Son of William and Jannetje (Losee) Van Velsen, Sr.
First Name: Also found as Gerret and Gerritt.
Born: Before June 29, 1733 in Cold Spring Harbor, Suffolk County, Long Island, New York.
Baptism: June 29, 1733 at First Reformed Dutch Church of Jamaica, Queens, Long Island, New York.
Died: December 5, 1813 in Oyster Bay, Nassau County, Long Island, New York.
Married: (1) Margritye Snedeker 1757 at Dutch Reformed Church, Oyster Bay, Nassau County, New York.
(2) Maragrieta "Pegge" Ryder About 1760 in Unknown.
(3) Levinah ? About 1777 in Unknown.

He was an "old respected inhabitant of Cold Spring" according to Whitney's Notebook. Garret was the first cloth weaver in Oyster Bay, Long Island and a great grandfather of the poet Walt Whitman. The mother of Walt Whitman, Louisa Van Velsor, was Garret's granddaughter. When Whitman's "mother, when a child, used to go & see him, she remembered him at work at his loom & also going to church, wearing the white linen caps, turned up around, which old men wore" (notebooks and unpublished Prose manuscripts, page 15). In the first census of the United States taken in the 1790, State of New York, Garret is shown as the head of his household in Oyster bay town, Queens County. Living with him at that time were "one free white male under 16" and two free white females". The New York census then included heads of families. This must have been his third wife Levinah and Garret's only son by her Samuel. It is unclear who the young woman was. We speculate that she was a sister of Samuel, but we have no record of her. Garret was married three times. His first wife, Margaret Snedeker died after bearing him two sons. His second wife Maragrieta, bore him one son and four daughters. His third wife, Levinah, bore one son, Samuel. Garret was in his forties by then., His will was dated November 30, 1813. He died at the age of 76 and willed his estate to his wife Levinah and his sons William (who's mother was Margaret Snedeker) and Samuel. Witnesses of the will were Hawley Beers, Israel Youngs and Ananias White. It was proved on December 16, 1813 in Oyster Bay Township and has much useful information about Garret and his family.

The Van Velsor homestead and family burial ground, near Cold Spring Harbor, were on the old coaching road between Huntington and Hicksville. It was along this road that the stages travelled on their way to meet the train at Hicksville and Syosset, before the railroad reached Huntington. The old Van Velsor Road was just north of the railroad tracks at Woodbury. it is now known as Stillwell Road. The best description of the spacious Van Velsor home to be found is that written by Walt Whitman after a visit to the locality in 1881, as reported in his "Specimen Days":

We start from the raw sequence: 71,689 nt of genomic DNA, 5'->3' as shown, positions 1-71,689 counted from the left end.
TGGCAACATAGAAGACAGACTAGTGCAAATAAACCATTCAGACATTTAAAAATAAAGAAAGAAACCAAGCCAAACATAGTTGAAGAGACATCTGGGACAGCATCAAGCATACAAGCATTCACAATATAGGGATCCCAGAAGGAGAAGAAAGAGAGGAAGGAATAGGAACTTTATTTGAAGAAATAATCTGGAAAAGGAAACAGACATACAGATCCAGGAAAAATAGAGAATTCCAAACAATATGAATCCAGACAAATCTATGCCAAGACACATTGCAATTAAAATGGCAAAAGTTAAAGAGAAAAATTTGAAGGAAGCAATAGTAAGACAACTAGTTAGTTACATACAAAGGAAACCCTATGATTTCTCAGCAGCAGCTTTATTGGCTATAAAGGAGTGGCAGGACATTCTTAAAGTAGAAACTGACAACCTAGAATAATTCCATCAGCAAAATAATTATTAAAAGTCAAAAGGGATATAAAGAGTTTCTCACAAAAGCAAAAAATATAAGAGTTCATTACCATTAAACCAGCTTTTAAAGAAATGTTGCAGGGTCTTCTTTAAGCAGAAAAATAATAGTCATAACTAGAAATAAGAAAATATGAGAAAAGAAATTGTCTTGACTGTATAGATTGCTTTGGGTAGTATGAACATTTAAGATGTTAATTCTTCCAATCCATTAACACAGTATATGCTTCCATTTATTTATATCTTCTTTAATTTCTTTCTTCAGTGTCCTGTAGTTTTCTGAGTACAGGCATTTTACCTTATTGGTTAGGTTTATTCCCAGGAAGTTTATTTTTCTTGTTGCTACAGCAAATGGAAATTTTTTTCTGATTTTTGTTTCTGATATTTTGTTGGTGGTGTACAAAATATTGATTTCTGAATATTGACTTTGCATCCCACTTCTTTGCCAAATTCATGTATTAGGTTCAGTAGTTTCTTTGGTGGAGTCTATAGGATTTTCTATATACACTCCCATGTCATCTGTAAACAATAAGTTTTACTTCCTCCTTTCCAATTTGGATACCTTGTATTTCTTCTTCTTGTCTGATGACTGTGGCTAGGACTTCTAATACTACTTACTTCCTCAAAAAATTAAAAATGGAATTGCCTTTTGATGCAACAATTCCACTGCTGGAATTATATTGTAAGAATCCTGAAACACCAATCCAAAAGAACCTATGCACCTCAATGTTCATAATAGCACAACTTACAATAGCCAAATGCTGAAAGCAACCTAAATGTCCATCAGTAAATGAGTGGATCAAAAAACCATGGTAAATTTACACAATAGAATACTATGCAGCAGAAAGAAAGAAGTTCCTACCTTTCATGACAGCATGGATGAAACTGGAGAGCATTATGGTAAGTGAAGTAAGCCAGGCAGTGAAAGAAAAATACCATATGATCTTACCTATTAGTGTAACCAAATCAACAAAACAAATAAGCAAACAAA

I went from this ancient grave place eight or ninety rods to the site of the Van Velsor homestead, where my mother was born (1795), and where every spot had been familiar to me as a child and youth (1825-1840). They stood there a long rambling, dark-gray, shingle-sided house, with sheds, pens, a great barn, and much open road-space. Now of all those not a vestige is left; all had been pull'd down, erased, and the plow and harrow pass'd over the foundations, road-spaces and everything, for many summers; fenced in at present and grain and clover growing like any other fine fields. Only a big hole from the cellar, with some little heaps of broken stone, green with grass and weeds, identified the place. Even the copious old brook and spring seem's mostly to have dwindled away. the whole scene, with what it arous'd, memories of my young days there half a century ago, the vast kitchen and ample fireplace and the sitting room adjoining, the plain furniture, the meals, the house full of merry people. My grandmother Amy's sweet face in its old Quaker cap, my grandfather the "Major", jovial, red, stout, with sonorous voice and characteristic physiognomy, with the actual sights themselves, made the most pronouc'd half-day's experience of my whole jaunt." Walt Whitman Index for Garret Van Velsor, Walt Whitman's Maternal Great Grandfather: Notebooks and Unpublished Manuscripts, Volume I, Family Notes and Autobiography 9, 14, 15

(Note Also it should be noted that during the Revolutionary War, British soldiers, encamped in Long Island, used the headstones for ovens and hearths. They were lost forever.)